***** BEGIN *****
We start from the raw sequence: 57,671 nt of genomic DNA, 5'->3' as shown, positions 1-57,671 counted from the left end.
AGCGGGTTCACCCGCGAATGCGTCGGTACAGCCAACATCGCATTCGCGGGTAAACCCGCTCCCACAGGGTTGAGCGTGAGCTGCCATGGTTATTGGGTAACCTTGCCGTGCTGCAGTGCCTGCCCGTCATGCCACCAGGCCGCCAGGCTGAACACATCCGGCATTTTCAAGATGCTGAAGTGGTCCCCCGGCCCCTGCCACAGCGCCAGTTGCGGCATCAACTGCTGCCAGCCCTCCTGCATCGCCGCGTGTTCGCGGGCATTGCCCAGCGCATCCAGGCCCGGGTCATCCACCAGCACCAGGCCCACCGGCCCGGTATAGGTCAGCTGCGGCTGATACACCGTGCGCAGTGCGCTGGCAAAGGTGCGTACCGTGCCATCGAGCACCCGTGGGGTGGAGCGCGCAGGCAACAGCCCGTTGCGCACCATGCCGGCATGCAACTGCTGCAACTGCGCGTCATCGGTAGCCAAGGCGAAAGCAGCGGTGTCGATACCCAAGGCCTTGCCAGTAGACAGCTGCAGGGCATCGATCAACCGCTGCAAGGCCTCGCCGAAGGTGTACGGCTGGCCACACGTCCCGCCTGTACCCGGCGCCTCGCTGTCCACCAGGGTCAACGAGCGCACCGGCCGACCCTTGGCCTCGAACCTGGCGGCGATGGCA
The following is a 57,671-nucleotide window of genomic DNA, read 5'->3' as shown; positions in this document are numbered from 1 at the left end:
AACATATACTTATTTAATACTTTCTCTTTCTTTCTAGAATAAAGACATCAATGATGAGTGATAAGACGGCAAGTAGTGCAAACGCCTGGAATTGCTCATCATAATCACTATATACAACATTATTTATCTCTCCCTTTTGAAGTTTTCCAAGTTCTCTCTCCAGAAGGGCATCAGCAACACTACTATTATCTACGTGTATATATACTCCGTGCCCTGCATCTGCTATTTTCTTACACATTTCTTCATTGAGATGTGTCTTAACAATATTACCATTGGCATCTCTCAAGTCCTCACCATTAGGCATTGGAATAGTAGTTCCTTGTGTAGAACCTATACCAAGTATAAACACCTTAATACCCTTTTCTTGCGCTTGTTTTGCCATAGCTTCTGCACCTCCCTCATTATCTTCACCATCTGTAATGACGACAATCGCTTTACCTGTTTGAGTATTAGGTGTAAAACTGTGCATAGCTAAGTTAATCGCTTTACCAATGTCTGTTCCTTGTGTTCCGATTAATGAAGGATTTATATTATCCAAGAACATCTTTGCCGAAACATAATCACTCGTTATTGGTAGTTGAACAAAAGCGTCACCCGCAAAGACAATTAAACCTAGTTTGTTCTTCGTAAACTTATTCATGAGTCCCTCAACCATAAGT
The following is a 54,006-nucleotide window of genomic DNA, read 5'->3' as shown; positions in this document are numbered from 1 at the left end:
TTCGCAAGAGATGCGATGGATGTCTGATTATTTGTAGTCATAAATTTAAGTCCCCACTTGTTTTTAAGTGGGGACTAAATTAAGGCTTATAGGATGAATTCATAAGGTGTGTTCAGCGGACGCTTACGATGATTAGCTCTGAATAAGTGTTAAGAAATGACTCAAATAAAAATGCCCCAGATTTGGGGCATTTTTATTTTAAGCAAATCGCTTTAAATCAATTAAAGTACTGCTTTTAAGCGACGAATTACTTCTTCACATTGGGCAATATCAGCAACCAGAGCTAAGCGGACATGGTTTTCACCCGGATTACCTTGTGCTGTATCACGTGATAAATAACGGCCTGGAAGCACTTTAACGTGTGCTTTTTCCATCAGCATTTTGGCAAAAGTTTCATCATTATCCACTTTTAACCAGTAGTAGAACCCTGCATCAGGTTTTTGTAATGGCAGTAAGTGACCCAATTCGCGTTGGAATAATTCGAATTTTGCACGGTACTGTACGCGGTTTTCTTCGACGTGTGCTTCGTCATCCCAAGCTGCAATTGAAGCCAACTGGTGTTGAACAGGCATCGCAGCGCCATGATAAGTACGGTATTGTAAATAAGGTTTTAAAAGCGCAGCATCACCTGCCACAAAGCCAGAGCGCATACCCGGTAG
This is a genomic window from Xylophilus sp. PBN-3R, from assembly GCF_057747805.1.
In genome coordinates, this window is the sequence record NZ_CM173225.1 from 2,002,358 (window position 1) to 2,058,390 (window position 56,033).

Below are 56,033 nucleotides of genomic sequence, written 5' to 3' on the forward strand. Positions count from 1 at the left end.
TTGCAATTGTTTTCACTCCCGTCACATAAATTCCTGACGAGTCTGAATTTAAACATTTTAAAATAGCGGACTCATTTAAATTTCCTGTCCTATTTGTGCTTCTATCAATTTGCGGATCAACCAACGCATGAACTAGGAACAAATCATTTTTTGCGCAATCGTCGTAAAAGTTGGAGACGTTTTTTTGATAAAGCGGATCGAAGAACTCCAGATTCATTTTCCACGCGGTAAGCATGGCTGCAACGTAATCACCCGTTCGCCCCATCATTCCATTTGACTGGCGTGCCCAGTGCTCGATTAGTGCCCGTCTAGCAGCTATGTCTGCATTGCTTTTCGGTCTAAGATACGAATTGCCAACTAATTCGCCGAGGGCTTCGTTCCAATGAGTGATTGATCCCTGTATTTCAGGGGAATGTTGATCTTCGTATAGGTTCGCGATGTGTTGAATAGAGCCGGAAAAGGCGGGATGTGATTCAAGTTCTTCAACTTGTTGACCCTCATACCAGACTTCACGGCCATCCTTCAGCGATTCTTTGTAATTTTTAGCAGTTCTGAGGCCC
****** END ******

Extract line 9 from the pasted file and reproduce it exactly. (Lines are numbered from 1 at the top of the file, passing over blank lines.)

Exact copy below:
Below are 56,033 nucleotides of genomic sequence, written 5' to 3' on the forward strand. Positions count from 1 at the left end.